The Oberkampf neighborhood seamlessly blends the best of classic and contemporary French cuisines.
This hip quartier takes its rather un-French name after German-born Christophe-Philippe Oberkampf, the royal manufacturer of Louis XVI and the inventor of the toile de Jouy fabric. Once a humble working-class district, Oberkampf is now one of the liveliest areas in Paris, well known for its arts, music and nightlife scene.
Oberkampf is also a dining destination in its own right. Classic brasseries stand side by side with the most innovative among Parisian restaurants, reflecting the cultural diversity of the area. Ambitious young chefs are continually transforming traditional French dishes, enhancing them with flavors from world cuisines, and the results are both surprising and delightful.
Without further ado, here are the best Oberkampf restaurants to try on your next jaunt to Paris.
1. Aux Deux Amis
Aux Deux Amis is a great late-night spot. This animated 70s-style bistro full of chatter and loud music is always jam-packed with fashionable Parisian crowds. The plates are famously small but they are scrumptious.
Expect to find an extensive choice of delicious, shareable, tapas-style dishes: fresh sardines, black pudding purée, beetroot with Bismarck vodka, burrata and manchego cheese. Aux Deux Amis also serves some of Paris’ best natural wines.
Insider’s tip: The restaurant is only open in the evening. It serves cold tapas between 4:30 p.m. and 7:30 p.m. when the kitchen opens.
2. Clown Bar
Clown Bar, decorated with elegant Belle Epoque ceramic tiles, was once the canteen for clowns from the circus next door. While we can’t speak for the dishes served here in its circus heyday, the food today is absolutely spectacular.
Tokyo-born chef Sota Atsumi creates delectable, modern French dishes with a Japanese touch, like mussels steamed in sake or cod tempura. The specialty of the house, however, is not for the faint of heart: whole calf brain is served in ponzu sauce and topped with ginger and green onion.
Insider’s tip: The restaurant is extremely popular and you’ll need to book at least a couple of weeks in advance.
3. Les Fabricants
Head to this trendy cafeteria-style restaurant for a casual meal with friends, just like food-loving Parisians do.
Les Fabricants serves traditional home-style dishes at their best. They are acclaimed for their hearty French fares from the Basque region, such as escalope de veau montagnarde (veal stuffed with cheese and mushrooms), tripes basquaise and salade de gessiers (duck gizzard salad).
Insider’s tip: Remember to bring the cash; the restaurant doesn’t accept cards.
4. Pierre Sang
After winning third place in France’s version of Top Chef in 2011, Pierre Sang Boyer—a Korean adoptee chef from Auvergne—opened his first restaurant in Oberkampf, focusing on Korean-style French cuisine.
At Pierre Sang, you’ll experience subtle and sophisticated flavor combinations you’ve never had before. Expect to taste delicacies like octopus ragout served with quinoa and crunchy, crystalline ice plant, or rice balls with sabayon and yuzu sorbet. Each dish is as visually stunning as it is delicious. We recommend finding a seat at the counter where you can watch Pierre Sang’s chefs at work.
Insider’s tip: The restaurant doesn’t accept reservations, so be prepared for up to an hour-long wait.
5. Au Passage
The talented young team that runs Au Passage is not afraid to break the rules of classical French cooking.
This is the place to discover some highly innovative dishes like their signature octopus, which takes three days to prepare, or veal liver accompanied by a silky potato purée. If you’re feeling even more adventurous, you might want to opt for the roasted pigeon, calf brains or veal heart.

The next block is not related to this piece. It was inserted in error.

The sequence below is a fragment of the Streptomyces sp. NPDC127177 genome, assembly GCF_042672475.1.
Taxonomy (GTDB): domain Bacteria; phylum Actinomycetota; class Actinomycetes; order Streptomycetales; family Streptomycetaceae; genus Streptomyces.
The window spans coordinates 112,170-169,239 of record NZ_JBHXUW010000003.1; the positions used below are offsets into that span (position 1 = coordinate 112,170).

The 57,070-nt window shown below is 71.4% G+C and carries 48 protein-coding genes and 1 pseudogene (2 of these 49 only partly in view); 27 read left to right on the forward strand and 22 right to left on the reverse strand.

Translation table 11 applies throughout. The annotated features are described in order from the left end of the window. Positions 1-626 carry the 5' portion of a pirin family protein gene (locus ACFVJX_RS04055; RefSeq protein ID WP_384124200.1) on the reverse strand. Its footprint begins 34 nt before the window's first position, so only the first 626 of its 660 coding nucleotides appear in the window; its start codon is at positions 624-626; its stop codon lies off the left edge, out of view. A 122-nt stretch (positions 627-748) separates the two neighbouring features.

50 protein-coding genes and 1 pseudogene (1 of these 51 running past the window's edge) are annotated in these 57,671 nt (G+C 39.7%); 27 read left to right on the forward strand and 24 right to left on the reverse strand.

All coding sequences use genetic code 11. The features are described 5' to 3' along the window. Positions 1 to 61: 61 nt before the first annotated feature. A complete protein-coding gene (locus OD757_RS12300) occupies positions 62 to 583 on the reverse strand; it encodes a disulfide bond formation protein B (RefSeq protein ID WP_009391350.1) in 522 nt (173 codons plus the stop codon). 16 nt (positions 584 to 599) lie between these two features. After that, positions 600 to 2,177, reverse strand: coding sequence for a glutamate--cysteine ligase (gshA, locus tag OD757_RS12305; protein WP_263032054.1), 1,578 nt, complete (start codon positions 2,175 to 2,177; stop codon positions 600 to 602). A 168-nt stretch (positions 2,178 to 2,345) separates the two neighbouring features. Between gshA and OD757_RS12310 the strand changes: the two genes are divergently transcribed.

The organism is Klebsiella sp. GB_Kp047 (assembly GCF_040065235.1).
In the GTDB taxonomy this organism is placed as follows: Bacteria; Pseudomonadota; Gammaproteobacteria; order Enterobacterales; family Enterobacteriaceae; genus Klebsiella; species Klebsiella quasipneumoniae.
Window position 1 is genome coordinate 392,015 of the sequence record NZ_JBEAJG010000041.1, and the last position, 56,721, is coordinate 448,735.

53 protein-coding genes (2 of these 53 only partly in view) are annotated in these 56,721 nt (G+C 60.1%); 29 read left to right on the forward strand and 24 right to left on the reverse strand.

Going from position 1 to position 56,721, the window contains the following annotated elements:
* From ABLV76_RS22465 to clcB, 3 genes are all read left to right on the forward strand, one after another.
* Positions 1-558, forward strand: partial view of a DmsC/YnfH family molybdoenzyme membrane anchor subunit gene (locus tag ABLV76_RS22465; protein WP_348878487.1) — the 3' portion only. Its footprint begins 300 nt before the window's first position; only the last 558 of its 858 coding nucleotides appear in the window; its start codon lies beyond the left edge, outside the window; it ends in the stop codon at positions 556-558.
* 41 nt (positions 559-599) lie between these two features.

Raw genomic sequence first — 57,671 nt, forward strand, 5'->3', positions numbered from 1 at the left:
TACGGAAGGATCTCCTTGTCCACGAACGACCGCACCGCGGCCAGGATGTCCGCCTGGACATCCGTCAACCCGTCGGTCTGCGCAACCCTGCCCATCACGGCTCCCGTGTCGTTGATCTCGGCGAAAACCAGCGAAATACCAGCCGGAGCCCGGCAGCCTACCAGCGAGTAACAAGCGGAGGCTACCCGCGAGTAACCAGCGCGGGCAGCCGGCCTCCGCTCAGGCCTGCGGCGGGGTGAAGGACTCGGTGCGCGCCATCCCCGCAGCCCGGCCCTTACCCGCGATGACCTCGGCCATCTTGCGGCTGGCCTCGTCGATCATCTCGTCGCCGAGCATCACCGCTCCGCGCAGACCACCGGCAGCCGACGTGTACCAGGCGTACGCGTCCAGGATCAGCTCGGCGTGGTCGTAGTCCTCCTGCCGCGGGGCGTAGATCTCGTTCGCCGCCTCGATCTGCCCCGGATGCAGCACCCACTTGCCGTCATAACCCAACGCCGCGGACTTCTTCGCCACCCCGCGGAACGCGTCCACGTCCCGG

Au Passage was featured in Anthony Bourdain’s show “The Layover” and is a popular hangout for Parisian chefs, which explains the long lines that stretch down the street. Trust us when we say the food is more than worth the wait.
Chef Christophe Kestler creates pure magic here: grilled Charolais beef in anchovy butter and smoked herrings with warm potato salad are among our favorites. But the star attraction remains their renowned all-you-can-eat cheese platter with 15 types of cheese—arguably the best of its kind in Paris.
7. La Mère Poule
If you’re after unpretentious food served in an intimate Parisian setting, head to La Mère Poule. Try their signatures like roasted suckling pig, veal tartare and picañha beef from Argentina. Oh, and be sure to order the tarte Tatin or white-chocolate cheesecake, too. With excellent wines, a warm atmosphere and friendly service to boot, what more can you ask for?
8. Ober Mamma
Surprises await behind the blue facade of this popular Italian trattoria, including a giant fake tree and raw prosciuttos hanging from the ceiling. The greatest surprise, however, is the food.
Ober Mamma serves tasty ultra-thin crusted pizzas, cooked at soaring temperatures in the wood-fired oven. Go for the Neapolitan or Regina Wild pizza with fresh truffles. From the dessert menu, try the pannacotta with baked apricots, sprinkled with biscuit crumbs—trust us, you won’t be disappointed.
You’re probably not expecting to find a phenomenal barbecue place in Paris. But what if we told you that this Texas-style restaurant offers some of the best smoked meat you’ll ever taste, in Paris or elsewhere?
Don’t miss the brisket, which is cooked in an oak-wood oven for no less than 15 hours. It is superbly tender and bursting with flavor. The pulled pork and spare ribs, like just about everything else on the menu, are spectacular as well.Want our insider’s guide to eating in Paris? Just add your email address in the form below! ADD_THIS_TEXT
Irma fell in love with all things French while studying in Paris. She currently lives in Norway, making sure to travel to Paris as often as possible. She is always on the lookout for those unique, local experiences that remain unknown to most tourists.